The 5 Best Songs Of The Week
Every week the Stereogum staff chooses the five best new songs of the week. The eligibility period begins and ends Thursdays right before midnight. You can hear this week’s picks below and on Stereogum’s Favorite New Music Spotify playlist, which is updated weekly. (An expanded playlist of our new music picks is available to members on Spotify and Apple Music, updated throughout the week.)
Stormzy - "Toxic Trait" (Feat. Fredo)
Stormzy can make pop-rap and self-examining therapy music, but he’s always at his best when he’s talking imperious, magisterial bullshit. The title “Toxic Trait” implies more of that therapy music, but that’s not what Stormzy is doing here. Instead, Stormzy turns his worst qualities into flexes. Over producer Dave’s foggy, rattling track, Stormzy calls himself “the Black Kate Bush,” asks Greta Thunberg to excuse his luxury-car carbon footprint, and details his own absurd consumption habits: “Careful, bro, that’s an AP ashtray, man’s gotta ash this spliff in style.” But the nastiest line — both the most toxic and the best — goes to fellow UK rap giant Fredo: “She’s hangin’ around, I know that you miss her/ I know that you kissed her/ Yeah, they call me Family Guy ’cause she let me fuck and so did her sister.” —Tom
Slow Pulp - "Slugs"
Slow Pulp have always been a bit more moody and muted than the other bands of their ilk that use shoegazey textures to make melodic rock songs, and they use that lower energy to great effect on “Slugs.” It’s the kind of song that displays the quiet confidence of a band that knows what they’re doing: There’s no roaring show-offy hook, just a satisfying hum that dissolves into a chorus that sticky and sweet. Emily Massey’s voice is staticky; she’s surrounded by infectious oohs when she reaches the song’s chorus, “‘Cause you’re a summer hit/ I’m singing it,” which comes across like a self-fulfilling prophecy. —James
Sampha - "Spirit 2.0"
It’s been six years since Sampha released a track of his own, and “Spirit 2.0” was well worth the wait. His debut album Process was a meditative marvel, one that’s only grown in estimation with time; “Spirit 2.0” sounds cleaner, more immediate, more enveloping than just about anything on there. The skittering minimalist production lets Sampha’s distinctive voice do the work, each vocal twist sounding like a buoy: “Waves will catch you/ Light will catch you/ Love will catch you/ Spirit gon’ catch you.” It’s an ode to friendship, and his friends are in the mix here — “Spirit 2.0” features contributions from El Guincho, Yussef Dayes, Owen Pallett, Ibeyi’s Lisa-Kaindé Diaz, and a tantalizing vocal coda by Yaeji. Every moving part feels like Sampha is being lifted up, transcending. —James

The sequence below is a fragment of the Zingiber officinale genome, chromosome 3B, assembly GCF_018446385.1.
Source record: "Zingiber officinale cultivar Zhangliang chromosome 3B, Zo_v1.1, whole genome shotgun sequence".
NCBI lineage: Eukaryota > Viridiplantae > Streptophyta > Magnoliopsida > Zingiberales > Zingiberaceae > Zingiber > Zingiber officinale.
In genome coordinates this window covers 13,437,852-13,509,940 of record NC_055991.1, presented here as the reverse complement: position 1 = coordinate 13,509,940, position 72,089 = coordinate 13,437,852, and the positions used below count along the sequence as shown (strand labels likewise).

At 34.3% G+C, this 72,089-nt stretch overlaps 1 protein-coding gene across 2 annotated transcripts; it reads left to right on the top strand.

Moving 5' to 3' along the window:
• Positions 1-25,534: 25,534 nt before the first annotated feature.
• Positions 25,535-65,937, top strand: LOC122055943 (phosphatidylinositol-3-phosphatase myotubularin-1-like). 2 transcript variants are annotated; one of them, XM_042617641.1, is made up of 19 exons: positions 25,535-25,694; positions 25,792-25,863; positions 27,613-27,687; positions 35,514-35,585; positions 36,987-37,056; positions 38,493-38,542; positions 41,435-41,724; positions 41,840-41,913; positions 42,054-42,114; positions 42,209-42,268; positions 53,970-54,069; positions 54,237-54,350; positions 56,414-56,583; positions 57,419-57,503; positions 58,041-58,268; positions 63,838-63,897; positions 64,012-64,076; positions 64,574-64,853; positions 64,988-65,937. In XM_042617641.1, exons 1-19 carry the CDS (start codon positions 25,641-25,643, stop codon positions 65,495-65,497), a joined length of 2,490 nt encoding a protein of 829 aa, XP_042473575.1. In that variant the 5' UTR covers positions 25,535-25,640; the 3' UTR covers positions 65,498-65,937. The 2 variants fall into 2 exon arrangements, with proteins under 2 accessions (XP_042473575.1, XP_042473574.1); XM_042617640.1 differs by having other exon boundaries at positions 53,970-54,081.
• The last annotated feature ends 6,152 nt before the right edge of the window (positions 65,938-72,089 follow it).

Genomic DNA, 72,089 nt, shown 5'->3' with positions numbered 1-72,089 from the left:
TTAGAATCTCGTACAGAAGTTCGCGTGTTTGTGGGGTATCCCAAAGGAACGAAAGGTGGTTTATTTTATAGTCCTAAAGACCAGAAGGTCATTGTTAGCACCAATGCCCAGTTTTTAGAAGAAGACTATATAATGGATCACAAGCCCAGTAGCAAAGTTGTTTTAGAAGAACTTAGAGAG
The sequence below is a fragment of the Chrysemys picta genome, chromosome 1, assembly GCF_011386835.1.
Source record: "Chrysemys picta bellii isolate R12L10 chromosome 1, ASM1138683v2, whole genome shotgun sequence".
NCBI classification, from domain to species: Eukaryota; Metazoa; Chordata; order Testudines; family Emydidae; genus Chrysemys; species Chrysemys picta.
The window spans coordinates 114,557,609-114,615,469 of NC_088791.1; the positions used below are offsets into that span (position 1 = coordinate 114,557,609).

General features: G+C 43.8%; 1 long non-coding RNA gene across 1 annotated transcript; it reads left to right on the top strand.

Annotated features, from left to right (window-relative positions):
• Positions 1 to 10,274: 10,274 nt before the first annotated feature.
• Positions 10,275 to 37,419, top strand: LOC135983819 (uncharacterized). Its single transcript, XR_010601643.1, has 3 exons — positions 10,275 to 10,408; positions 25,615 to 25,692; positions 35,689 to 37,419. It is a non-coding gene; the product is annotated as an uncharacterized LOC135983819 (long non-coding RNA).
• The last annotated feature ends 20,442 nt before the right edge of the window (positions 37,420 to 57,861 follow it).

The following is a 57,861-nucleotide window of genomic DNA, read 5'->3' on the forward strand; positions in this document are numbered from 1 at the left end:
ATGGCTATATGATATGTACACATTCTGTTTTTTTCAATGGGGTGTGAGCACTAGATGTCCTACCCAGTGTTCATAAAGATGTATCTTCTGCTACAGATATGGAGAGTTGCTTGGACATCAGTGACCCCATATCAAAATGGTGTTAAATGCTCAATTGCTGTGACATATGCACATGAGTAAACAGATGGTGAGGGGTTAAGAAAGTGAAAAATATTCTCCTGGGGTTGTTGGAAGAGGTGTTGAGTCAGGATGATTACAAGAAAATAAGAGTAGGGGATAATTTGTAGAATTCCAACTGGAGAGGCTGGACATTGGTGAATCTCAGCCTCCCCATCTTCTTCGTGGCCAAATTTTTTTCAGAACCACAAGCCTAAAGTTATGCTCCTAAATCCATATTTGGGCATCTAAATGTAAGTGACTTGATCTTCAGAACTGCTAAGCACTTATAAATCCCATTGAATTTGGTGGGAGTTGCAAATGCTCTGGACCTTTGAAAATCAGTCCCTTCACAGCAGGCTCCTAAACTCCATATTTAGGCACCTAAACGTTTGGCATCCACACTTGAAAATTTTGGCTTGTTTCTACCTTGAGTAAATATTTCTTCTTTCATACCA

Ratboys - "The Window"
The title track from Ratboys’ tremendous new album might knock you over even before you know the backstory. Julia Steiner sings such tender words with such soft-eyed twang, and the band builds up so rapturously behind her, that the sheer power of the music is enough to elicit strong emotional reactions. But then you find out what she means when she sings, “We locked eyes through the window.”
In a statement accompanying the song, Steiner explains, “I wrote this song a few days after the death of my grandma in June of 2020. She didn’t have COVID, but because of the pandemic my grandpa wasn’t able to visit her in person at the nursing home to say goodbye. He ended up standing outside her room and saying goodbye through an open window. A lot of the lyrics are direct quotes of things he said to her in those final moments.”
Holy shit. “How could I have known you wouldn’t come back home,” Steiner sings in the second verse. “I felt you with me,” she intones just against a rising tide of jangly guitar. Then the bridge hits: “Sue, you’ll always be my girl.” I’m not crying, you’re crying. OK, maybe we all are. —Chris
The Armed - "Sport Of Form" (Feat. Julien Baker)
The Armed remind me of Heath Ledger’s character in 10 Things I Hate About You: very hardcore and positively swirling with rumors. (The Armed have not lit a state trooper on fire or eaten a live duck, I don’t think.) But experimental collective does have a longstanding reputation as being intentionally obtuse and mysterious, changing up the names of their members and bringing in guest collaborators on a whim. That veil is ostensibly lifted on their forthcoming album, Perfect Saviors, which promises transparency and purports to be the “biggest, greatest rock album of the 21st century.” Thundering lead single “Sport Of Form” delivers on the album’s promise, hurling itself into an industrial maelstrom of crushing noise before pivoting to a spare — dare I say calming?? — chorus of “Does anyone even know you? Does anyone even care?” Julien Baker’s breathy vocal helps bring “Sport Of Form” to full catharsis-nirvana, and the visually arresting music video features Iggy Pop playing God, which he basically is within punk circles. If the Armed are our Perfect Saviors, then for goodness’ sake, let’s get this rapture started. —Rachel